At the height of its powers in the early 18th century, the British Empire spanned all corners of the globe, from Brazil to Alaska, Austria to Manchuria, and… wait, what?
OK, so in actual history, it did no such thing, but in my history, the history of a nation I led through 400 years of expansion, conflict and religious turmoil, that’s how it all went down. And it’s that freedom, that historical sandbox, that makes Europa Universalis IV so damn good.
EUIV is Paradox’s first major grand strategy release since last year’s Crusader Kings II, a game I liked so much that I nominated it for our 2012 Game of the Year.
The aim of the game is to choose a nation and guide it through the end of the Middle Ages, through to the Renaissance and on to the early days of the Industrial Revolution. You’re in charge of almost everything to do with the running of that nation, from trade to the economy, research to government, diplomacy to warfare. You’re even in charge of colonial expansion and the church.
If that sounds like a lot to keep tabs on, or for one game to even attempt, it is. I’m not going to lie to you: this game is not for everyone. When I fell in love with CKII last year, I urged people to try it out, because its insane depth and intimidating user interface were worth learning thanks to the soap operas playing out via the game’s character system.
That system doesn’t exist here, because this isn’t a Crusader Kings game. This is a Europa Universalis game, which trades character for added strategic depth. What this means is that, at least initially, there are more buttons, more menus, more numerical values and more sliders than you’ll know what to do with. It also means stuff like character portraits, complex character relationships, dwarves and hunchbacks are out. If you’re coming to the series from CKII, you’ll be shocked at how much more data there is to keep track of.
If you’re coming in raw, having never played one of these types of games before, well, God help you.
There is a wonderful strategy game under all these buttons, I promise you. Playing out in real-time, and with a wealth of options and possibilities at your fingertips (Convert religions! Blockade ports! Trade…slaves….), once you get your head around how it all works, you really will feel like you’re at the head of an emerging global powerhouse (or, if you’d like, a minor backwater just fighting to stay alive).
What’s more, because there are so many states in play – the game’s focused on Europe, but you can play as anyone, from the Aztecs to African nations to Chinese dynasties – and because it spans such a length of time, EUIV is able to tell the most amazing stories, as nations clash and empires fall, each game playing out as a different experience and telling an all-new series of tales.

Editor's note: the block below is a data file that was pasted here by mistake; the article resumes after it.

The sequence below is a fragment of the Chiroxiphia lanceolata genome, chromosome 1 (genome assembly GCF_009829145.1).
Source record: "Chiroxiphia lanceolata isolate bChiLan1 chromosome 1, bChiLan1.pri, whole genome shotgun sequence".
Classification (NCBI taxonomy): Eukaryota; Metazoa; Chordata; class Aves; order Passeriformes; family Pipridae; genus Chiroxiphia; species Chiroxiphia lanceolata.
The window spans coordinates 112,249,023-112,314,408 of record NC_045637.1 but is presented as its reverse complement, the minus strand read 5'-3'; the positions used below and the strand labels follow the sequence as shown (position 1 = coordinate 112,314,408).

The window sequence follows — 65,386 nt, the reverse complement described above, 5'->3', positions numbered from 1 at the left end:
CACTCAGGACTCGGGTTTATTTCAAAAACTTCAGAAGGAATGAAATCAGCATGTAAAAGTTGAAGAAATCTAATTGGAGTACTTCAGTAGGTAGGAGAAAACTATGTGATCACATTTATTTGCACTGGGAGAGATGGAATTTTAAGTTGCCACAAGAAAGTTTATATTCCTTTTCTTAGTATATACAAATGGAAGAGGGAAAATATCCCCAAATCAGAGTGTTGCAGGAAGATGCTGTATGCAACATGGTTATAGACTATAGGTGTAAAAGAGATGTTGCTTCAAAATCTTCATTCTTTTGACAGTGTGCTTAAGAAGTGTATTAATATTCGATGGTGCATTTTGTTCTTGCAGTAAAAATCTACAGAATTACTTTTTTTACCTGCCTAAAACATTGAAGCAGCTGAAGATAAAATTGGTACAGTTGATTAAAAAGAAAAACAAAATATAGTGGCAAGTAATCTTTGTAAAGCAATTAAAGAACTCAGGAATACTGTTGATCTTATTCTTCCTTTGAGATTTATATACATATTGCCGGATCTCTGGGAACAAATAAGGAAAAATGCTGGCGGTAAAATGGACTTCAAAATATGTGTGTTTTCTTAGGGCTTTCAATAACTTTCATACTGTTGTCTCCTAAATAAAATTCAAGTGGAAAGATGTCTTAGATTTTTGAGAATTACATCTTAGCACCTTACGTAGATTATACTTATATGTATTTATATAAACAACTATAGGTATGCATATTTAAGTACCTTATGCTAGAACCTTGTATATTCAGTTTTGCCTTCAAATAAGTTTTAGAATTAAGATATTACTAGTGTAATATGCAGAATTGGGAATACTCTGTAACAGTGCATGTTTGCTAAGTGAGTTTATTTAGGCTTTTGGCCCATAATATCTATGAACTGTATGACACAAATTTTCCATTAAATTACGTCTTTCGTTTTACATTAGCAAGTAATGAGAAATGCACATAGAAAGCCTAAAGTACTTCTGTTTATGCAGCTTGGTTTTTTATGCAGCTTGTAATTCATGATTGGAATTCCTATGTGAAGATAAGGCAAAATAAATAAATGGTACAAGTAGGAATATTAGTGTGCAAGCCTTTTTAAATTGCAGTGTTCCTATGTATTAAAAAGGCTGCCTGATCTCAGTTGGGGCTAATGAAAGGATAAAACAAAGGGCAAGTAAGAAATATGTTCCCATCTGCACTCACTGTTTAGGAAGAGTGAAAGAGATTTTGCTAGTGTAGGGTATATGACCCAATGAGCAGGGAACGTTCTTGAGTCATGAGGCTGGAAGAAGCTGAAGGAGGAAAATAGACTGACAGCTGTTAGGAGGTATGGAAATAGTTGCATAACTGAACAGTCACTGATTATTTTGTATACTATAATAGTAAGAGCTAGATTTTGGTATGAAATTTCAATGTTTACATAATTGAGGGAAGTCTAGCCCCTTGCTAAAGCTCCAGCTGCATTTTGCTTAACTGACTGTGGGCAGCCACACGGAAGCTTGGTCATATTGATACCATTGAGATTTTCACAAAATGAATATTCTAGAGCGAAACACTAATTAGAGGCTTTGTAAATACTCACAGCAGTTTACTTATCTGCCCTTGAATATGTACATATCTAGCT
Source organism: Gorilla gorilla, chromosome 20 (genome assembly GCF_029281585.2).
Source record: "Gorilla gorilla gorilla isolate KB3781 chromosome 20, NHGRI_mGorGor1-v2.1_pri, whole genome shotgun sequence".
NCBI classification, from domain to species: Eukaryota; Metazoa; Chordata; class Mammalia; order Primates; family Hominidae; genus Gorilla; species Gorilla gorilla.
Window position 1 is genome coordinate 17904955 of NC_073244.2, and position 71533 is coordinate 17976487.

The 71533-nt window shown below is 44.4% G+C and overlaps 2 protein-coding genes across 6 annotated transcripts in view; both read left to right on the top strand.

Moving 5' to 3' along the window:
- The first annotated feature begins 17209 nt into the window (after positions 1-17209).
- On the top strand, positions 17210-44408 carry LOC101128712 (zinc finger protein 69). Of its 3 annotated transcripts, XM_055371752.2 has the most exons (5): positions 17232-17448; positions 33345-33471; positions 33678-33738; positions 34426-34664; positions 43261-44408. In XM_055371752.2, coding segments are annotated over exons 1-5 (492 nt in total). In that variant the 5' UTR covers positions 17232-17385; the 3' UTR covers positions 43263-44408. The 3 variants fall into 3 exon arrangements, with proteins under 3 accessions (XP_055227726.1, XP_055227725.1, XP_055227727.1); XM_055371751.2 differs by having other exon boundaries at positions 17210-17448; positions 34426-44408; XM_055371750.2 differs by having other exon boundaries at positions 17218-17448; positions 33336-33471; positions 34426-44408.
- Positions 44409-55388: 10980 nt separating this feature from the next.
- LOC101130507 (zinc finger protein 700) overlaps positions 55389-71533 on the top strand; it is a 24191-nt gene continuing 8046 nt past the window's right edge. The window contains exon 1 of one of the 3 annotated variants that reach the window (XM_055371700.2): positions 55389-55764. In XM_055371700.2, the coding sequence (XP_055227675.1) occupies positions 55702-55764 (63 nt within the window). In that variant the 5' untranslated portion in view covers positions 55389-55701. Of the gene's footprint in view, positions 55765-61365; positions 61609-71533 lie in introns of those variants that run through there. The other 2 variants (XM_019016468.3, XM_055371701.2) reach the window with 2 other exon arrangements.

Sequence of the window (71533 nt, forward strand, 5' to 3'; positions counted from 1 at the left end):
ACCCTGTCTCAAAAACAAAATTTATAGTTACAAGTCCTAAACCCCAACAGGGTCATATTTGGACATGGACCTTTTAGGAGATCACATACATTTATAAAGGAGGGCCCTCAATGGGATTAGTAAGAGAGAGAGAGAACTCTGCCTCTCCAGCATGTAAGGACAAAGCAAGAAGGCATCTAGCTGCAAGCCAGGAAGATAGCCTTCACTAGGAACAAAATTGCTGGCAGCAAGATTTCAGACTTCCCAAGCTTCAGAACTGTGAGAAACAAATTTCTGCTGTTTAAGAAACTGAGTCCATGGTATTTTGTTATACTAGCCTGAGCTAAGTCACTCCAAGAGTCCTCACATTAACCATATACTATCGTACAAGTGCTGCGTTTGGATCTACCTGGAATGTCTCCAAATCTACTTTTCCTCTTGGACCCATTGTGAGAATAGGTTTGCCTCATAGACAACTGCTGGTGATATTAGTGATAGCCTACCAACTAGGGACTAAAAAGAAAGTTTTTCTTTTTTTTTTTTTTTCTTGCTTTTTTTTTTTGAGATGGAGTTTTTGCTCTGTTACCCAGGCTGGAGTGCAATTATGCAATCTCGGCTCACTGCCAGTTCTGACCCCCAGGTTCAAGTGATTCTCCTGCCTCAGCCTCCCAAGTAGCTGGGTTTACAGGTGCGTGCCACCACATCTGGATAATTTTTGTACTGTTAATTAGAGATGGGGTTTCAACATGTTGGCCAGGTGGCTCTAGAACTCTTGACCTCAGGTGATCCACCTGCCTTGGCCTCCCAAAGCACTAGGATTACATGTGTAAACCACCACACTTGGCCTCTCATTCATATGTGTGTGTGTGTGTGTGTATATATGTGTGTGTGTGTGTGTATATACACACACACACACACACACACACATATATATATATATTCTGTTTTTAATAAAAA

I’m still not sure whether I like the game’s approach to history. On the one hand, you’re given so much freedom. You can repel Western incursions into the Americas, or propel Japan across the Pacific centuries before Pearl Harbour. Yet the history books are always nipping at your heels, introducing important, game-changing events at their historically-accurate points in time. It’s annoying to have a perfectly-run and harmonious empire start to crumble because of religious upheaval that’s creeping in beyond the player’s control, as I found in both my main playthroughs as England and Japan.
It’s a shame that only the patient and persevering will ever get to experience just how grand a strategy game this really is. Paradox have slowly been making improvements to the accessibility of their games, to the point where EUIV comes with some mini-campaigns designed to show you the basics, but it’s still not enough. The amount of menus to track and buttons to click will terrify newcomers, and explanations as to how even many fundamental tenets are usually too brief to adequately explain what’s going on, leaving the community to once again step up and help introduce prospective rulers to the game’s nuances.
I’ll say it again, though: no matter how tough it is getting past the game’s confronting first hours, it’s worth it. Few games let you rule like EUIV does, and few let you rule in a world so vast in scale, so open to players writing their own histories and shaping the globe.
I guess the best way of describing the game is this: if you like Total War and/or Civilisation, and you’re willing to trade those game’s character and visual flair for something with more meat, this is the game for you. Just make sure you find some good YouTube tutorial videos before you start.
Note: Yes, this is a ridiculously detailed game, with complex mechanics. If veterans or specifically curious newcomers have more specific questions, drop them in the comments and I’ll do my best to answer them!